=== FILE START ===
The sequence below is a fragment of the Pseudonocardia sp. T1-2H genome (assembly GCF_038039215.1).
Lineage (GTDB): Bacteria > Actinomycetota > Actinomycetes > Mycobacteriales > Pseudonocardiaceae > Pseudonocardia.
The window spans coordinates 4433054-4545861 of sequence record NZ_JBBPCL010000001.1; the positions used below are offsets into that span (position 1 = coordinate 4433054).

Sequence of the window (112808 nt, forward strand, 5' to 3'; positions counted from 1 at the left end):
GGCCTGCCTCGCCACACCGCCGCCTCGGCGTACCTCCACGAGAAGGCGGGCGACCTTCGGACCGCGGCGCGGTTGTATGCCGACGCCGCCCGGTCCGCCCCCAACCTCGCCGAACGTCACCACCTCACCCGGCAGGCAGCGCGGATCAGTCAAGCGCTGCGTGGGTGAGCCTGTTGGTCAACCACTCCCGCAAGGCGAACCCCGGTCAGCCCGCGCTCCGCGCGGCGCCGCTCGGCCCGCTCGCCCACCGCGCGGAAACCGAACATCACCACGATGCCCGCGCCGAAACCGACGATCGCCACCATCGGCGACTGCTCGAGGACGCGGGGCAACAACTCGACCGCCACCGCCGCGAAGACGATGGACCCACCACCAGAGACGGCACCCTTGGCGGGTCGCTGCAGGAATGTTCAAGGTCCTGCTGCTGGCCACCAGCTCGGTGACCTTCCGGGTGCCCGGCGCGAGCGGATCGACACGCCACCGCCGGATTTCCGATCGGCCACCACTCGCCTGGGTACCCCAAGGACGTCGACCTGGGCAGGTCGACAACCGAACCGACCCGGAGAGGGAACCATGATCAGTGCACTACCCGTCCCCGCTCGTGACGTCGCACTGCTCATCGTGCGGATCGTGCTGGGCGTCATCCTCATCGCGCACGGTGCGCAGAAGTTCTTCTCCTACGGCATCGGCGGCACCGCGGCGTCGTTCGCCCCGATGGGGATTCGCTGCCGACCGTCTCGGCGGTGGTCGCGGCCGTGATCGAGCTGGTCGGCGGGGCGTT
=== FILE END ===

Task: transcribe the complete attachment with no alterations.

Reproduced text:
The sequence below is a fragment of the Pseudonocardia sp. T1-2H genome (assembly GCF_038039215.1).
Lineage (GTDB): Bacteria > Actinomycetota > Actinomycetes > Mycobacteriales > Pseudonocardiaceae > Pseudonocardia.
The window spans coordinates 4433054-4545861 of sequence record NZ_JBBPCL010000001.1; the positions used below are offsets into that span (position 1 = coordinate 4433054).

Sequence of the window (112808 nt, forward strand, 5' to 3'; positions counted from 1 at the left end):
GGCCTGCCTCGCCACACCGCCGCCTCGGCGTACCTCCACGAGAAGGCGGGCGACCTTCGGACCGCGGCGCGGTTGTATGCCGACGCCGCCCGGTCCGCCCCCAACCTCGCCGAACGTCACCACCTCACCCGGCAGGCAGCGCGGATCAGTCAAGCGCTGCGTGGGTGAGCCTGTTGGTCAACCACTCCCGCAAGGCGAACCCCGGTCAGCCCGCGCTCCGCGCGGCGCCGCTCGGCCCGCTCGCCCACCGCGCGGAAACCGAACATCACCACGATGCCCGCGCCGAAACCGACGATCGCCACCATCGGCGACTGCTCGAGGACGCGGGGCAACAACTCGACCGCCACCGCCGCGAAGACGATGGACCCACCACCAGAGACGGCACCCTTGGCGGGTCGCTGCAGGAATGTTCAAGGTCCTGCTGCTGGCCACCAGCTCGGTGACCTTCCGGGTGCCCGGCGCGAGCGGATCGACACGCCACCGCCGGATTTCCGATCGGCCACCACTCGCCTGGGTACCCCAAGGACGTCGACCTGGGCAGGTCGACAACCGAACCGACCCGGAGAGGGAACCATGATCAGTGCACTACCCGTCCCCGCTCGTGACGTCGCACTGCTCATCGTGCGGATCGTGCTGGGCGTCATCCTCATCGCGCACGGTGCGCAGAAGTTCTTCTCCTACGGCATCGGCGGCACCGCGGCGTCGTTCGCCCCGATGGGGATTCGCTGCCGACCGTCTCGGCGGTGGTCGCGGCCGTGATCGAGCTGGTCGGCGGGGCGTT